Deutsche Welle speaks out with absolute clarity against hate speech in any form. Our colleagues have to accept that they will be judged by the same standards. It doesn’t matter whom the hatred is directed against. We do not tolerate hatred of religions, states or groups of people. That applies equally to everyone. Following the accusations made against Deutsche Welle, we have set out our system of values more precisely, and made ethical and journalistic standards for our employees more specific. For our international partners, we have developed an agreement based on universal values. We will enter into dialogue with them about our "DW Declaration of Values", which will allow us to move forward together.

The Middle East remains a key region for Europe. Ten years ago, we watched with respect and admiration as people took to the streets in the "Arab Spring" and risked their lives for humane treatment and democratic reforms. At that time, we expanded our focus and our reporting considerably to document the Arab democratic movements. The Arabic television schedule became a core part of our portfolio. We greatly increased our Arabic language online and social media presence. The DW Akademie is present in numerous countries across the region, where it bolsters new, young media formats.

More tolerance, open-mindedness and understanding

Many of our distributors and cooperative partners advocate for tolerance, open-mindedness and understanding, just as Deutsche Welle does. This is something that connects us. We know some of our partners sometimes get into difficulties just for maintaining business relationships with us. They can find themselves on the receiving end of vilification, resentment and repression. Their willingness to stand up for our shared values – such as women’s rights, the right to sexual autonomy and freedom of religion and thought – is something we value very highly. If it has ever seemed that this connection no longer existed, that impression is false and we regret it. We also regret that, in the wake of the anti-Semitism allegations against Deutsche Welle at the end of 2021, some of DW Akademie’s distributors and partners were subject to unfounded suspicions and have been placed under substantial pressure. We will now make efforts to intensify our dialogue with them in particular.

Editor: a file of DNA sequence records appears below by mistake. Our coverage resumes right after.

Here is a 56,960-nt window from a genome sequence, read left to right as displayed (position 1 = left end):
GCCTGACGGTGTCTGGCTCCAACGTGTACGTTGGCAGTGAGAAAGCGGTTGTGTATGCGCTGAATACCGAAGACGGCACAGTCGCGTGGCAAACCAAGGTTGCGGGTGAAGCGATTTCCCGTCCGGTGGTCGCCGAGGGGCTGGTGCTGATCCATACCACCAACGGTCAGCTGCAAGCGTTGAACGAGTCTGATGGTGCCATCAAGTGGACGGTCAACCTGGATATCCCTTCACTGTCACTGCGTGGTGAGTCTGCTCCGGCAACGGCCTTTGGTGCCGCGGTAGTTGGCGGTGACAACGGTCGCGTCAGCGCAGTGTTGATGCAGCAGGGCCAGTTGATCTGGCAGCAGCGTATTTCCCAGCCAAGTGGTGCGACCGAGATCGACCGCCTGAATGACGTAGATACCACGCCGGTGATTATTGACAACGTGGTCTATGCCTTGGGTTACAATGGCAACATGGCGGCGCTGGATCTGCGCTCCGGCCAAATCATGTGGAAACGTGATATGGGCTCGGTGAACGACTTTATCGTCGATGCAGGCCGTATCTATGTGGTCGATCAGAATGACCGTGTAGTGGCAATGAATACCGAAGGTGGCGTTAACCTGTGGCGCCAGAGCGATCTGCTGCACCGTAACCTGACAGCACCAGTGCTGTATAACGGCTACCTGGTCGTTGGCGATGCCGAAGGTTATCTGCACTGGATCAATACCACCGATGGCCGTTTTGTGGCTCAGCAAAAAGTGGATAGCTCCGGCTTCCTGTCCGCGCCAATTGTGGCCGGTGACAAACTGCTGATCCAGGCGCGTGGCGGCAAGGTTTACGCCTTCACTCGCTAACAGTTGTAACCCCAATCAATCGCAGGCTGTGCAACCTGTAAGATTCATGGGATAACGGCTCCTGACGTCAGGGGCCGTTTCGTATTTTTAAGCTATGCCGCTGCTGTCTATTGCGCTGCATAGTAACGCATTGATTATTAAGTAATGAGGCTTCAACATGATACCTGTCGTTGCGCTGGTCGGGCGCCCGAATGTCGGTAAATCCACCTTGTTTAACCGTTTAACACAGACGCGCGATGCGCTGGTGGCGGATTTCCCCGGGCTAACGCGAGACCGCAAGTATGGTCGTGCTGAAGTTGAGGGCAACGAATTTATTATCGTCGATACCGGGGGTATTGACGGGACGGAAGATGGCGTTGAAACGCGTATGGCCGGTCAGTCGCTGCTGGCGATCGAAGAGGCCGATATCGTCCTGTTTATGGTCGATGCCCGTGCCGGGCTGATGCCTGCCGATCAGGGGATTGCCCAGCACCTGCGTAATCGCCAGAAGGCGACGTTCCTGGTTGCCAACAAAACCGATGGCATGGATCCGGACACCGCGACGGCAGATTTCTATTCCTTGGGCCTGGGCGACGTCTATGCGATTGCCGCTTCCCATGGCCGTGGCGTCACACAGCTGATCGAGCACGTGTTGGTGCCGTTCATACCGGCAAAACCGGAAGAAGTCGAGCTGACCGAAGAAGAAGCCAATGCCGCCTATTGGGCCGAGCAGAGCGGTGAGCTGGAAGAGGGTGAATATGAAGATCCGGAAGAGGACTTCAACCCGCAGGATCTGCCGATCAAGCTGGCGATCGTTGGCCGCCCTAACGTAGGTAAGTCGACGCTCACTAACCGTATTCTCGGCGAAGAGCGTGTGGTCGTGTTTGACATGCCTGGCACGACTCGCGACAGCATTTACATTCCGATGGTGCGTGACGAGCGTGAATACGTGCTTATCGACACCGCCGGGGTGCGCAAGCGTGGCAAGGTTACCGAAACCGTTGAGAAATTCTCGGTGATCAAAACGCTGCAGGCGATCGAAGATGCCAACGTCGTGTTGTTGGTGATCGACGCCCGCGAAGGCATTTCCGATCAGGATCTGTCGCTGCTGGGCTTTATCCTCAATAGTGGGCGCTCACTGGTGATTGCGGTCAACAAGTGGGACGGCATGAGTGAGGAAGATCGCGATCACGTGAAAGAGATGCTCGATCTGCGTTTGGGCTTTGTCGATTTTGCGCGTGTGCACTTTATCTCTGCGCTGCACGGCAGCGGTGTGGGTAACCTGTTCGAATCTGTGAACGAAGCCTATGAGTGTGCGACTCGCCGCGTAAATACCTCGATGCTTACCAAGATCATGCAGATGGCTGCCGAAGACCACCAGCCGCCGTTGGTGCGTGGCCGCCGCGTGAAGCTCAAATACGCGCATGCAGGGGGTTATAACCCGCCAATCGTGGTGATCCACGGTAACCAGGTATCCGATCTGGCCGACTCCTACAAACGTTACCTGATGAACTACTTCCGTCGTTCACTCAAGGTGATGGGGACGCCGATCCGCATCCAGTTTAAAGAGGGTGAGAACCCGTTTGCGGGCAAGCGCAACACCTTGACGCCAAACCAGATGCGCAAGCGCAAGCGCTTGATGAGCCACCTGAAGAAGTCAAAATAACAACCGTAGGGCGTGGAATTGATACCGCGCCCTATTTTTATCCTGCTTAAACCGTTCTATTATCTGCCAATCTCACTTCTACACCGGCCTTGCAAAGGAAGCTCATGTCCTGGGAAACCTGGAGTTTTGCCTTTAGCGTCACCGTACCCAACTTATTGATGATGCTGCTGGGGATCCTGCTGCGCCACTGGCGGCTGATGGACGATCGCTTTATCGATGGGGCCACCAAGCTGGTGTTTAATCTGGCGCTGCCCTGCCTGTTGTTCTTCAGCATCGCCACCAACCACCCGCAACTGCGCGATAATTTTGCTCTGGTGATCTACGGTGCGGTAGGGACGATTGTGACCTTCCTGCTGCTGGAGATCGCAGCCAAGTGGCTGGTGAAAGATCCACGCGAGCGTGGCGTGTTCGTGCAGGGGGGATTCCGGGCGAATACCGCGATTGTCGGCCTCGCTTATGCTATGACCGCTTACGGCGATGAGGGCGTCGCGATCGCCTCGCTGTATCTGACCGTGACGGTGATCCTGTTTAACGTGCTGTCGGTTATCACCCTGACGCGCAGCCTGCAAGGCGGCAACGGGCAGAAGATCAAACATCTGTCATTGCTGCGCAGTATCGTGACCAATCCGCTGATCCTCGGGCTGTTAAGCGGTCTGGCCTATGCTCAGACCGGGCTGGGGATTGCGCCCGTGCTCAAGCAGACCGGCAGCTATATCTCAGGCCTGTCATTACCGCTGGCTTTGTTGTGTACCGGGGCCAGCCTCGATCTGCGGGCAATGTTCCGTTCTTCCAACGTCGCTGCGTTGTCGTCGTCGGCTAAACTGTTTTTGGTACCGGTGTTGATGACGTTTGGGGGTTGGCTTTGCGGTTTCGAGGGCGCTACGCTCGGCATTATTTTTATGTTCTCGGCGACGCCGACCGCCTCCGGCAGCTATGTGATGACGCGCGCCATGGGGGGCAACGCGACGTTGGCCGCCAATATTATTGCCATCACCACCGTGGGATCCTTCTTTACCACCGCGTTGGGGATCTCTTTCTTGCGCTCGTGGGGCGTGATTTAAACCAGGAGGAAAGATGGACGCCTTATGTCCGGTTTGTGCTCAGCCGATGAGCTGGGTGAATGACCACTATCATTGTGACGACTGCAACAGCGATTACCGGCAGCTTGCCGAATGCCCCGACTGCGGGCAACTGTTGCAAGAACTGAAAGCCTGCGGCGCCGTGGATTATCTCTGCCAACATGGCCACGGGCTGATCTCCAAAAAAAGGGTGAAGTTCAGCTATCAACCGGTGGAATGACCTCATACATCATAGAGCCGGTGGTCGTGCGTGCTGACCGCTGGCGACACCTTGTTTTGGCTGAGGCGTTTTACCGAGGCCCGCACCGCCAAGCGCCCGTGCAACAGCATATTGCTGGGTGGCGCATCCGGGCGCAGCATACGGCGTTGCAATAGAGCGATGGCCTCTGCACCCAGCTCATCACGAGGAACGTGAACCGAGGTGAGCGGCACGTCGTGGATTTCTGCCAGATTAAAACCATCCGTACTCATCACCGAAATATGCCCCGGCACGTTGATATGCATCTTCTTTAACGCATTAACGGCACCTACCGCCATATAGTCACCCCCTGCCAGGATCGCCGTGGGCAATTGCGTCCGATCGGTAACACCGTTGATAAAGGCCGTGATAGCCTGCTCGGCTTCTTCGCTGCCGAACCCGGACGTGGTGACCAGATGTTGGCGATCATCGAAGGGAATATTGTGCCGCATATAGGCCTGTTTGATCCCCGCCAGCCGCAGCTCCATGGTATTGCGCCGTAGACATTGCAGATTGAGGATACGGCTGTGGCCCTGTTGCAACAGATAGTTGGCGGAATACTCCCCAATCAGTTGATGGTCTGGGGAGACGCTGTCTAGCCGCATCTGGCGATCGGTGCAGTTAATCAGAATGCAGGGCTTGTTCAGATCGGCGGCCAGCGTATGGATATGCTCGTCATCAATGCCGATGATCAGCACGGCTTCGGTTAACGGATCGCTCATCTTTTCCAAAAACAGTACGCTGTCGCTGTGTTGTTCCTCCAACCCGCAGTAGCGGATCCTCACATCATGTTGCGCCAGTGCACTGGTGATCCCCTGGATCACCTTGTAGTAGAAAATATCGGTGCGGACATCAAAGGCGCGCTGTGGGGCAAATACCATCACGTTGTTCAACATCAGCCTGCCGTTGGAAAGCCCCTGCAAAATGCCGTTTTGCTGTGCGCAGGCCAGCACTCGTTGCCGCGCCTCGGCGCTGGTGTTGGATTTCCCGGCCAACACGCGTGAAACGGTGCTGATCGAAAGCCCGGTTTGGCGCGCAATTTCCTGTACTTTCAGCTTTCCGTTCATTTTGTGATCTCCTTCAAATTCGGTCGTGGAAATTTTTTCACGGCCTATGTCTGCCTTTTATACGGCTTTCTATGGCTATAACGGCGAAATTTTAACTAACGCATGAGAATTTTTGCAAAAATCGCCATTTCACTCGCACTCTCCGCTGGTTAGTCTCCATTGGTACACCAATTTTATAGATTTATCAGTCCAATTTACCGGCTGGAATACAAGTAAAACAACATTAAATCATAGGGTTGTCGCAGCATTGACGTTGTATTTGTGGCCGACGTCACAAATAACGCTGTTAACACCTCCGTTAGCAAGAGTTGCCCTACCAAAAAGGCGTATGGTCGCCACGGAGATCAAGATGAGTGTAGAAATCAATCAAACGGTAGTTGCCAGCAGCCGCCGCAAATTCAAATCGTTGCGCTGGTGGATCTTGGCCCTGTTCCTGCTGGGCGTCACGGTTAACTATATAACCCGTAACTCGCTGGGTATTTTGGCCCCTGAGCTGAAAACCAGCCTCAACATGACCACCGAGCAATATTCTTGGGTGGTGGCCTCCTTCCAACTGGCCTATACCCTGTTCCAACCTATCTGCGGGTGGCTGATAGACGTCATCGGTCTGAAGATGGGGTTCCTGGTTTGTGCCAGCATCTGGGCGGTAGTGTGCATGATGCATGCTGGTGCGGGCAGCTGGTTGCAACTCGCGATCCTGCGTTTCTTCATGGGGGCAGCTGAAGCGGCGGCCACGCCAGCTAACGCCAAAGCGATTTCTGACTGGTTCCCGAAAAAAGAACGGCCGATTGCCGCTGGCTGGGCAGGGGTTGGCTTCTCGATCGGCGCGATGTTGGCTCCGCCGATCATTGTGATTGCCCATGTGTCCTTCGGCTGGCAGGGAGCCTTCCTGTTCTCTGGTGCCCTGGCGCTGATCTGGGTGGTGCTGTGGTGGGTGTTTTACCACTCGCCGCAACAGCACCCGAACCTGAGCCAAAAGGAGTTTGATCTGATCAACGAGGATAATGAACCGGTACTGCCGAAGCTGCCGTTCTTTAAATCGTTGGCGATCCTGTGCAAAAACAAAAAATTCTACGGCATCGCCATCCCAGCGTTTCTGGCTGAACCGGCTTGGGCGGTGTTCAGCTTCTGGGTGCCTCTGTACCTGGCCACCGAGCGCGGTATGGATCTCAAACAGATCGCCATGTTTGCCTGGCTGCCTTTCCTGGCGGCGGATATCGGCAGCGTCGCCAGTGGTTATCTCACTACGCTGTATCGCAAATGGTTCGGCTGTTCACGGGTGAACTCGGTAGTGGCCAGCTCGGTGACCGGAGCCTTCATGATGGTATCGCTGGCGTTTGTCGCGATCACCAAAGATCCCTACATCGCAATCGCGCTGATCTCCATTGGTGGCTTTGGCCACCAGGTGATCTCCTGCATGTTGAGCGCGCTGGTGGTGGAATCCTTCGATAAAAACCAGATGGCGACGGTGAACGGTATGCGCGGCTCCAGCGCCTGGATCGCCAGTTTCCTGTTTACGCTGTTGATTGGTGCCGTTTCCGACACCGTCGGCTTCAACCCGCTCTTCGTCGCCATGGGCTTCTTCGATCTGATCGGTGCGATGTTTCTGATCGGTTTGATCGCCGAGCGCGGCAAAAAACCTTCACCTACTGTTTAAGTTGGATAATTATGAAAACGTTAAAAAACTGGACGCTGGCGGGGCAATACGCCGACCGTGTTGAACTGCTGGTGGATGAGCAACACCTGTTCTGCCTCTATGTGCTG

In the face of growing fragmentation and inequalities, journalistic cooperation requires more exchange, more plurality, more open discussion and more understanding. Democracies are built on critical public communication and dialogue.

The distortions that occurred during former U.S. President Donald Trump's term of office and the extent of totalitarian conformity in Vladimir Putin's Russia show the excesses that threaten when dialogue is denied.

We therefore intend to re-double our efforts when it comes to dialogue. And we are inviting people to engage: during real-life and digital meetings, using the many opportunities afforded by the Global Media Forum hosted by Deutsche Welle in Bonn on 20 and 21 June.

Cooperation with our partners in the Arab world has made Deutsche Welle better. We are certain that without this cooperation, we would not have such a good understanding of the people in this incredibly significant region of the globe. We want our mutual understanding to continue to grow.

Peter Limbourg 

© Qantara.de 2022

Translated from the German by Ruth Martin

Peter Limbourg is Director General of Deutsche Welle.